Go back to Marty's, "The Master's Call." That song has more theology in it than the hymns used in either of the church's I mentioned earlier. He presents himself as "a youth within my teens" who grieved his parents "to think their only boy was bad." He wasn't looking for the Lord, listening for the Lord. He was busy robbing and plundering. He's busy rustling cattle when "a norther started blowing and lightening flashed about." There is bad theology even in some good hymns, so expect as much from a country western song. But go with Marty as the lightening hits "not twenty yards from me/ And left there was a giant cross where once there was a tree." "So frighten I was thinking of sinful deeds I'd done/ I failed to see the thousand head of cattle start to run." His horse runs but stumbles and throws him to the ground. "I felt the end was near, that death would be the price." Yes, the Law can be preached by looming sickness, by death, by civil unrest, by life, by fearful, fretful times, by anything that makes you afraid.
The next line after "that death would be the price" is "When a mighty bolt of lightning showed the face of Jesus Christ." Scripture doesn't point us to lightning bolts or nature to see the face of Christ. It points us to Word and Sacrament. Here is not only His smiling face of forgiveness for sins and sinners, but here are His bleeding head, hands, side, and feet. Here is the blood that cleanses us from all sins. In Marty's song, he is saved when another bolt of lightening killed a hundred head of steers. These formed a barricade six or seven high for his salvation. Surely, when something like that happens, when cars don't hit, when spared a fall, or when delivered out of the blue from imminent danger, it is meet, right, and salutary to see the hand of God, the mercy of God, the love of God. How much more so when the Love of God strikes dead not a 100 head of steers, but His only beloved Son to provide us shelter from the stampeding judgment coming upon all the earth? That's no bull, and it gives you wings to rise above the fear and destruction below. Amen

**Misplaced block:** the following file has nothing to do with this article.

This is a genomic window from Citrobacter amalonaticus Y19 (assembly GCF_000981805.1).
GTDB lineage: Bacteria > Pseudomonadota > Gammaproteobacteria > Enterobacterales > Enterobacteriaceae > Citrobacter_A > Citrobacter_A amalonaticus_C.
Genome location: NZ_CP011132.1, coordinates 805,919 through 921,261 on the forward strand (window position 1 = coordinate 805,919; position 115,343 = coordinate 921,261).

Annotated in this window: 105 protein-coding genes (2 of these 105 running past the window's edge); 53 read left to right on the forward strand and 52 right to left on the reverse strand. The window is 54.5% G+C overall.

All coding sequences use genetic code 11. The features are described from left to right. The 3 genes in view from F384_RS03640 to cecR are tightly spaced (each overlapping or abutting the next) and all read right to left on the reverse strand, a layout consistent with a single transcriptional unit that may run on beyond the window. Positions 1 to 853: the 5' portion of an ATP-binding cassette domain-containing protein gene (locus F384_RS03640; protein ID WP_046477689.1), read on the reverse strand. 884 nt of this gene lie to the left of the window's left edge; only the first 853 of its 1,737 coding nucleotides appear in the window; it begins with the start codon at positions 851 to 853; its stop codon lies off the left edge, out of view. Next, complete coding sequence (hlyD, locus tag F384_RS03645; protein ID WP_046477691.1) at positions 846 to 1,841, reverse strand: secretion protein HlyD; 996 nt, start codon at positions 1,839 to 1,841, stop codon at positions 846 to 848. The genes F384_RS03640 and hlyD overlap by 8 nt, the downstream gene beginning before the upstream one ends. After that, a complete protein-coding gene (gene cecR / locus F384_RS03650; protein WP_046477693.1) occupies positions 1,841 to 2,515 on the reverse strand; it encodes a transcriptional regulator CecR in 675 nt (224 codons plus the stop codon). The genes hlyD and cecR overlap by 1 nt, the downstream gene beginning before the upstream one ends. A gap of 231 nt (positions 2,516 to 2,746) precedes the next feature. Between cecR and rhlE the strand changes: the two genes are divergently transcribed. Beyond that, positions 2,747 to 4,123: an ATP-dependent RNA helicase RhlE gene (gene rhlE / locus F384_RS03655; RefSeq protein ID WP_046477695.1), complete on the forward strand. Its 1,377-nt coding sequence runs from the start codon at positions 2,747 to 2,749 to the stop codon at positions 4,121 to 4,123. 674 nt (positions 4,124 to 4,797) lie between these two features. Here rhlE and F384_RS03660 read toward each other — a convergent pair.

Rev. Paul R. Harris
Trinity Lutheran Church, Austin, Texas
Third Sunday after Pentecost (20200621); Matthew 9: 9-13